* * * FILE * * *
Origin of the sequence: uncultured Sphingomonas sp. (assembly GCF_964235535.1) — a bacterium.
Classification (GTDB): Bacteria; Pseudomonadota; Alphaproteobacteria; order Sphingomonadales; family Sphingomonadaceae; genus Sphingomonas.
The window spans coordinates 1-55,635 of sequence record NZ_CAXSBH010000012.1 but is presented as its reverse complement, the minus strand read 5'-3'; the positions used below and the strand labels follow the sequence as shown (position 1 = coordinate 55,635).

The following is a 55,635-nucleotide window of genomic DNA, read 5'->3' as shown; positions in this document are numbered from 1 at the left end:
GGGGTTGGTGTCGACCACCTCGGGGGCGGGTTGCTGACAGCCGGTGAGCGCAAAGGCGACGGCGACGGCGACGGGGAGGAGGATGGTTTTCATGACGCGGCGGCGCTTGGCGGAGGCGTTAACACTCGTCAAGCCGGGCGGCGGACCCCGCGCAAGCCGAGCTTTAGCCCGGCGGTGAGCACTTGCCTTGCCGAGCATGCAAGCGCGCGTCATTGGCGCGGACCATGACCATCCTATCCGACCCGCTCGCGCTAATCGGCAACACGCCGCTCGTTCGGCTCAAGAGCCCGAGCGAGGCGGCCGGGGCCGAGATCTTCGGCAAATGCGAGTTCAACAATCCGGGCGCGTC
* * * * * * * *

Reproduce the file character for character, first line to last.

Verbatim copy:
Origin of the sequence: uncultured Sphingomonas sp. (assembly GCF_964235535.1) — a bacterium.
Classification (GTDB): Bacteria; Pseudomonadota; Alphaproteobacteria; order Sphingomonadales; family Sphingomonadaceae; genus Sphingomonas.
The window spans coordinates 1-55,635 of sequence record NZ_CAXSBH010000012.1 but is presented as its reverse complement, the minus strand read 5'-3'; the positions used below and the strand labels follow the sequence as shown (position 1 = coordinate 55,635).

The following is a 55,635-nucleotide window of genomic DNA, read 5'->3' as shown; positions in this document are numbered from 1 at the left end:
GGGGTTGGTGTCGACCACCTCGGGGGCGGGTTGCTGACAGCCGGTGAGCGCAAAGGCGACGGCGACGGCGACGGGGAGGAGGATGGTTTTCATGACGCGGCGGCGCTTGGCGGAGGCGTTAACACTCGTCAAGCCGGGCGGCGGACCCCGCGCAAGCCGAGCTTTAGCCCGGCGGTGAGCACTTGCCTTGCCGAGCATGCAAGCGCGCGTCATTGGCGCGGACCATGACCATCCTATCCGACCCGCTCGCGCTAATCGGCAACACGCCGCTCGTTCGGCTCAAGAGCCCGAGCGAGGCGGCCGGGGCCGAGATCTTCGGCAAATGCGAGTTCAACAATCCGGGCGCGTC